Documentary Follows Artist David Hockney As He Designs Opera Sets, Costumes, and Lighting

Classic Arts News   Documentary Follows Artist David Hockney As He Designs Opera Sets, Costumes, and Lighting
 
A documentary about opera sets designed by artist David Hockney opens today at New York's Film Forum.

David Hockney: The Colors of Music, directed by Maryte Kavaliauskas and Seth Schneidman, shows the artist at work in his studio and in some of the world's great opera houses; it takes him from listening to and researching the opera to the sketches, models, and final stage production of the design.

Hockney has designed scenery, costumes, and lighting for 11 operas, including Puccini's Turandot for the Chicago Lyric and San Francisco operas, and Parade, a series of one-act operas by Satie, Poulenc, and Ravel, for the Metropolitan Opera.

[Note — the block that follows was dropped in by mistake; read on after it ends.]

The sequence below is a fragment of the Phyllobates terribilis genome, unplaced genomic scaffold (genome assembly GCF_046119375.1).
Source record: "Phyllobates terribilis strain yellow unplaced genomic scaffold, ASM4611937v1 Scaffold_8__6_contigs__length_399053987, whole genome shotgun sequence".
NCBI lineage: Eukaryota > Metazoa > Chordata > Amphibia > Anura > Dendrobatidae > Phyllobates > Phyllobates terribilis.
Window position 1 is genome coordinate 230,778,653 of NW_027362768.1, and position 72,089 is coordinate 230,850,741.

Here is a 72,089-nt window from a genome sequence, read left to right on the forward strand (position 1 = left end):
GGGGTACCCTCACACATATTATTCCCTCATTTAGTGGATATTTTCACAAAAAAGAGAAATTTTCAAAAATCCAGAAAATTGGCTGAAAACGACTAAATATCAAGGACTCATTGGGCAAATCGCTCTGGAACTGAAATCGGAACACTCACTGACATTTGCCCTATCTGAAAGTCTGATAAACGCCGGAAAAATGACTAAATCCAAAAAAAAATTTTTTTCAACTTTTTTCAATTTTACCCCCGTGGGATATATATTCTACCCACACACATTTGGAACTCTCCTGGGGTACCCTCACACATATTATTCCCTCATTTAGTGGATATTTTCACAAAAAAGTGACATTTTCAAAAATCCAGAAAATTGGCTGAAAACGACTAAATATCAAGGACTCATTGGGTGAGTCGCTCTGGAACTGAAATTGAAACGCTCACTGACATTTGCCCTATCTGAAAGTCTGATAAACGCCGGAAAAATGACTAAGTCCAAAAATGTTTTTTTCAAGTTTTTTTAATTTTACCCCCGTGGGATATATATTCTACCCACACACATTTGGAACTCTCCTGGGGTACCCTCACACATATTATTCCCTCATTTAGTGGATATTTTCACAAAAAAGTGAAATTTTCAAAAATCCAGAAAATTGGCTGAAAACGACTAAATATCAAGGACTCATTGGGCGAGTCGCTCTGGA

In 1992, Hockney worked on a production of Strauss's Die Frau ohne Schatten at Covent Garden which proved to be his last opera. He had gradually been going deaf, and after the completion of the project, it became clear he could no longer work with music.

The artist's lighting schemes, choreographed on miniature version of the set, worked closely with the score's orchestration.

"I wanted to design operas because I want to have something to look at," he said.

The film runs through April 19.


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